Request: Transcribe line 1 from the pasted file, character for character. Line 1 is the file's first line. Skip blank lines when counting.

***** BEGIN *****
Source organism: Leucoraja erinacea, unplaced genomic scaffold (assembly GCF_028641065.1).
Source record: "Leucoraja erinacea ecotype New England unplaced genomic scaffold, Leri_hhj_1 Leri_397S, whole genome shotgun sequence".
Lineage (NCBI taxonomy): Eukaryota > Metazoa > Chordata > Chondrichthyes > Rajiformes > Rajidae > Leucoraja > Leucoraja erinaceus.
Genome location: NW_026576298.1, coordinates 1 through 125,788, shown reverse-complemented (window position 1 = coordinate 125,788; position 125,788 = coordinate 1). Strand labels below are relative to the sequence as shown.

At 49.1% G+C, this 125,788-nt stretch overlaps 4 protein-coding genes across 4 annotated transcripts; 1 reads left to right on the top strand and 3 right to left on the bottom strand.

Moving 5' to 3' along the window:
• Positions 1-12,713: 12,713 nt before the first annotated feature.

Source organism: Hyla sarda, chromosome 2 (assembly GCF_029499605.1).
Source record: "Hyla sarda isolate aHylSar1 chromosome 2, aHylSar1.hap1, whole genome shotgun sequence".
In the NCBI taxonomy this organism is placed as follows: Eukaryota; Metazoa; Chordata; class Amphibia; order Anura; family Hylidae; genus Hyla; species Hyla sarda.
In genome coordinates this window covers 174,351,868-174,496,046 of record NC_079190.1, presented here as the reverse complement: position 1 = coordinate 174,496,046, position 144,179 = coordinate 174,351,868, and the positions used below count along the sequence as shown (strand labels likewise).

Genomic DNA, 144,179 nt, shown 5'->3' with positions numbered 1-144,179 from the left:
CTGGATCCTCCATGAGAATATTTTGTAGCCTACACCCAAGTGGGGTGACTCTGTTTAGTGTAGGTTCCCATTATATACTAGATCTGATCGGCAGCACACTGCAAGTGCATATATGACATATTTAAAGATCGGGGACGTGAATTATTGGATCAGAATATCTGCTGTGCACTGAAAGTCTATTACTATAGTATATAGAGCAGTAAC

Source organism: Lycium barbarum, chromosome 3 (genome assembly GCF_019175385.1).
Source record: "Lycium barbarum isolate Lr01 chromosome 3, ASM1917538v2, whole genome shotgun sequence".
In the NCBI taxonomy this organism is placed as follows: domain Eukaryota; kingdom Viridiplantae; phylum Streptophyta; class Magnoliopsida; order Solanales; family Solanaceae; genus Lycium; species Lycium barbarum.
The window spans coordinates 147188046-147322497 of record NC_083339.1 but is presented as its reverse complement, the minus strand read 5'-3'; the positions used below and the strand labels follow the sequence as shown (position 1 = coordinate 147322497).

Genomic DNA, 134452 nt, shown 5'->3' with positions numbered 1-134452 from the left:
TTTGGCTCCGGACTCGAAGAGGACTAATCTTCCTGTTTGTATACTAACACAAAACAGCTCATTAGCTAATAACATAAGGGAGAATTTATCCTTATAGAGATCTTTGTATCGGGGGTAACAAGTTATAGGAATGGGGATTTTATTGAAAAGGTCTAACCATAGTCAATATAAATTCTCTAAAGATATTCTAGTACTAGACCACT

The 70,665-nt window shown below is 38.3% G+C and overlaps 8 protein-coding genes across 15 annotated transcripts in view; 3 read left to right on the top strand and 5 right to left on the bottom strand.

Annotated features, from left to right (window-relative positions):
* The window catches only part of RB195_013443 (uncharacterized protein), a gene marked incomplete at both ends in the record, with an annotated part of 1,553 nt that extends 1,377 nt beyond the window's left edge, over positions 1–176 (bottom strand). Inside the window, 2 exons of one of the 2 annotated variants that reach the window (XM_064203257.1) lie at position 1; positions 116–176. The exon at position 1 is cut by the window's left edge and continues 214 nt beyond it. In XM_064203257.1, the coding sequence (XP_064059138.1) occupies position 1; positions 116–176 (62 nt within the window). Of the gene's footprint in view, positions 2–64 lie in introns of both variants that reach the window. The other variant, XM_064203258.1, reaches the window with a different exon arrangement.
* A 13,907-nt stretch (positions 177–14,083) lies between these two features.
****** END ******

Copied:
Source organism: Leucoraja erinacea, unplaced genomic scaffold (assembly GCF_028641065.1).